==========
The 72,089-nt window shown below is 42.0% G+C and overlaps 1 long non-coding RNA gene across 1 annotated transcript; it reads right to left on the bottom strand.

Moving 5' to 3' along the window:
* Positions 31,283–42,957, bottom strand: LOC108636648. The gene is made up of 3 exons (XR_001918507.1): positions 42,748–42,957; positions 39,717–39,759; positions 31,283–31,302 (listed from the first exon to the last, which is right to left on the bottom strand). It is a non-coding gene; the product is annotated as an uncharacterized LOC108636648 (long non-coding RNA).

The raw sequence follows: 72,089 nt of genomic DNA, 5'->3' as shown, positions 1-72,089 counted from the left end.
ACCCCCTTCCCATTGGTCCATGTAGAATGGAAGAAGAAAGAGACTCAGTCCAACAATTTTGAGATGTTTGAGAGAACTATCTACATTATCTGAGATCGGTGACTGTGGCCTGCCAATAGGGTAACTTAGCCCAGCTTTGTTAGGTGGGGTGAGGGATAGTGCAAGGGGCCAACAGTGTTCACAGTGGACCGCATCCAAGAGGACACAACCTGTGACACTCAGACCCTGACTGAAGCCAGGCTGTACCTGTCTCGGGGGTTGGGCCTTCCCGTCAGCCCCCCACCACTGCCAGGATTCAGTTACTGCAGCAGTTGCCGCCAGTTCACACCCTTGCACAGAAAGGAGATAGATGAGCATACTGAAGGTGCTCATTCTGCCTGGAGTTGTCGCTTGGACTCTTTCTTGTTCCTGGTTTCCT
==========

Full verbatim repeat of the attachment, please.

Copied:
The 72,089-nt window shown below is 42.0% G+C and overlaps 1 long non-coding RNA gene across 1 annotated transcript; it reads right to left on the bottom strand.

Moving 5' to 3' along the window:
* Positions 31,283–42,957, bottom strand: LOC108636648. The gene is made up of 3 exons (XR_001918507.1): positions 42,748–42,957; positions 39,717–39,759; positions 31,283–31,302 (listed from the first exon to the last, which is right to left on the bottom strand). It is a non-coding gene; the product is annotated as an uncharacterized LOC108636648 (long non-coding RNA).

The raw sequence follows: 72,089 nt of genomic DNA, 5'->3' as shown, positions 1-72,089 counted from the left end.
ACCCCCTTCCCATTGGTCCATGTAGAATGGAAGAAGAAAGAGACTCAGTCCAACAATTTTGAGATGTTTGAGAGAACTATCTACATTATCTGAGATCGGTGACTGTGGCCTGCCAATAGGGTAACTTAGCCCAGCTTTGTTAGGTGGGGTGAGGGATAGTGCAAGGGGCCAACAGTGTTCACAGTGGACCGCATCCAAGAGGACACAACCTGTGACACTCAGACCCTGACTGAAGCCAGGCTGTACCTGTCTCGGGGGTTGGGCCTTCCCGTCAGCCCCCCACCACTGCCAGGATTCAGTTACTGCAGCAGTTGCCGCCAGTTCACACCCTTGCACAGAAAGGAGATAGATGAGCATACTGAAGGTGCTCATTCTGCCTGGAGTTGTCGCTTGGACTCTTTCTTGTTCCTGGTTTCCT